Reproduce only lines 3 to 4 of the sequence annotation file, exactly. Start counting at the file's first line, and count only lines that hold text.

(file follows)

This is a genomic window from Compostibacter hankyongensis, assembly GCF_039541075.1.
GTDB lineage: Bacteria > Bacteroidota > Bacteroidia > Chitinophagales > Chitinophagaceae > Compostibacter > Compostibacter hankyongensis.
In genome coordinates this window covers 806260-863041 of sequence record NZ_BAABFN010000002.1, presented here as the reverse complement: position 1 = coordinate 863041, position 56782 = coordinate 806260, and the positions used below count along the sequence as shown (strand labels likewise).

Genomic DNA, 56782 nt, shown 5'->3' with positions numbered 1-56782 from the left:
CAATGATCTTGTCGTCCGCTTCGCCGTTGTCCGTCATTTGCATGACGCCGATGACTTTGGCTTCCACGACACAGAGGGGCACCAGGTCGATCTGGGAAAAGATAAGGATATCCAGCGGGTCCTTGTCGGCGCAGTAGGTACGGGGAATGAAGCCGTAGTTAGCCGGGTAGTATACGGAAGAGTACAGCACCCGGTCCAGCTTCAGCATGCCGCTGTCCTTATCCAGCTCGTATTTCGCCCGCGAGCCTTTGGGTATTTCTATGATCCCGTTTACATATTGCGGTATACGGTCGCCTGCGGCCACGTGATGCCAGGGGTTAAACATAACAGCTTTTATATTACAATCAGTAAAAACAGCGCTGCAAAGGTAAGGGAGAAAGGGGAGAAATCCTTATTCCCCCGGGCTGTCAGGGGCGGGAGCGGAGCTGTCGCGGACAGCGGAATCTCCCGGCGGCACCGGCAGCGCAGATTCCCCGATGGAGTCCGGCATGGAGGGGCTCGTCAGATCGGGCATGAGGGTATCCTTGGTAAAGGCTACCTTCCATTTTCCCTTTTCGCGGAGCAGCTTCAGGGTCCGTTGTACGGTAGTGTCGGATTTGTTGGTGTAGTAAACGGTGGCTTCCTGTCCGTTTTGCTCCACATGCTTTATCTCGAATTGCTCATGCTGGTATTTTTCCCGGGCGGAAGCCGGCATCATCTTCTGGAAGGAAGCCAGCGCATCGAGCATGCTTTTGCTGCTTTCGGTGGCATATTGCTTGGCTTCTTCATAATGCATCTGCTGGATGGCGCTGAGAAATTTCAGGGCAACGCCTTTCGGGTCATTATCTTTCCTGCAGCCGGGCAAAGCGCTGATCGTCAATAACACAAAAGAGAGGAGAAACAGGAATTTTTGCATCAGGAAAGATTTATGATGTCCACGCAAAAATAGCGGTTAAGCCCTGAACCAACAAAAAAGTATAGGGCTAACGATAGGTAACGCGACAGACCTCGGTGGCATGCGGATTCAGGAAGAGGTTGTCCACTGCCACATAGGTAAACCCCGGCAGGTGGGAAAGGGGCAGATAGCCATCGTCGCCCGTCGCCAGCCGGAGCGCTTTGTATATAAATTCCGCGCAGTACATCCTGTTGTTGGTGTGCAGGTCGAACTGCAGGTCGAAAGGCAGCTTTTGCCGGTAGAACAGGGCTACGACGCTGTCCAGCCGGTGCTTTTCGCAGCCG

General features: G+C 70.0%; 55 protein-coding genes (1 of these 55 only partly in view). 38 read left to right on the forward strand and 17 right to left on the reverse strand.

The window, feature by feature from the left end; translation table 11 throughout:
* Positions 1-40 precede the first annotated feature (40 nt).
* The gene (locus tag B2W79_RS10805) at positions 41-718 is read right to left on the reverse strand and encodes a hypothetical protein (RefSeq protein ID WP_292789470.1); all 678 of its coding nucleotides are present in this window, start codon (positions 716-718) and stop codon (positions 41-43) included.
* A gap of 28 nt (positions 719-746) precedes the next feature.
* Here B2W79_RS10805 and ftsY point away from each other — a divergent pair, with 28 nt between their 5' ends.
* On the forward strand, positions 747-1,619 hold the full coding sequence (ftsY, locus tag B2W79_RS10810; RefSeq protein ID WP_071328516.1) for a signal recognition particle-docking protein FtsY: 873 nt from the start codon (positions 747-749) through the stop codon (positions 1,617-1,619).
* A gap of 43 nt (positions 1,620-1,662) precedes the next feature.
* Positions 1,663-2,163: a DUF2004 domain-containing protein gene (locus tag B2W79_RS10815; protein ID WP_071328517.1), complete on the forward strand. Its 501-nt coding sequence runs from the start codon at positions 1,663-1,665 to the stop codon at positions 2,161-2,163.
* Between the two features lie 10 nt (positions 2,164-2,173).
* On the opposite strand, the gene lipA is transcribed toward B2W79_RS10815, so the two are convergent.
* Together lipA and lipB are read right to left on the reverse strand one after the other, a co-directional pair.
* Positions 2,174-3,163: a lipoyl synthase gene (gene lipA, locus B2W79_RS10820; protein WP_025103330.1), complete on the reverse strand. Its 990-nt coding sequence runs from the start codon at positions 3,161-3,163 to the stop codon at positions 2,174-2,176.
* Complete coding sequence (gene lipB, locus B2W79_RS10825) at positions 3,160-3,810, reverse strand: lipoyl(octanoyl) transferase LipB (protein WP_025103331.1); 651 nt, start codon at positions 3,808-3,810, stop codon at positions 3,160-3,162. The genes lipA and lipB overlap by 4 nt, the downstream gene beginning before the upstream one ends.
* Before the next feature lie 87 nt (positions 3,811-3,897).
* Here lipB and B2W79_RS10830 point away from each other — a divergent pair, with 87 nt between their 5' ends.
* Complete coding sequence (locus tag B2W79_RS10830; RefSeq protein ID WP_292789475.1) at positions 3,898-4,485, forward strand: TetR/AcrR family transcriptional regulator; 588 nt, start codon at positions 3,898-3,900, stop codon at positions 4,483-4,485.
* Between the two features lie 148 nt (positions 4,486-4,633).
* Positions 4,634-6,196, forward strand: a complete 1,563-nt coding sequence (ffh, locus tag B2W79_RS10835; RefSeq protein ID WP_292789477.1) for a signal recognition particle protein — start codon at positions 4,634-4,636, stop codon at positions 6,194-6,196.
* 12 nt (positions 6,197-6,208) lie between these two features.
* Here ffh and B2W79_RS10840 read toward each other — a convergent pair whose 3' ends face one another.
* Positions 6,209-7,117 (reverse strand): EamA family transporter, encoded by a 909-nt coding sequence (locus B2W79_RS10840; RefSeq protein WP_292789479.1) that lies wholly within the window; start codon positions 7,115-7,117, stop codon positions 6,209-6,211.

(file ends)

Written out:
In genome coordinates this window covers 806260-863041 of sequence record NZ_BAABFN010000002.1, presented here as the reverse complement: position 1 = coordinate 863041, position 56782 = coordinate 806260, and the positions used below count along the sequence as shown (strand labels likewise).

Genomic DNA, 56782 nt, shown 5'->3' with positions numbered 1-56782 from the left: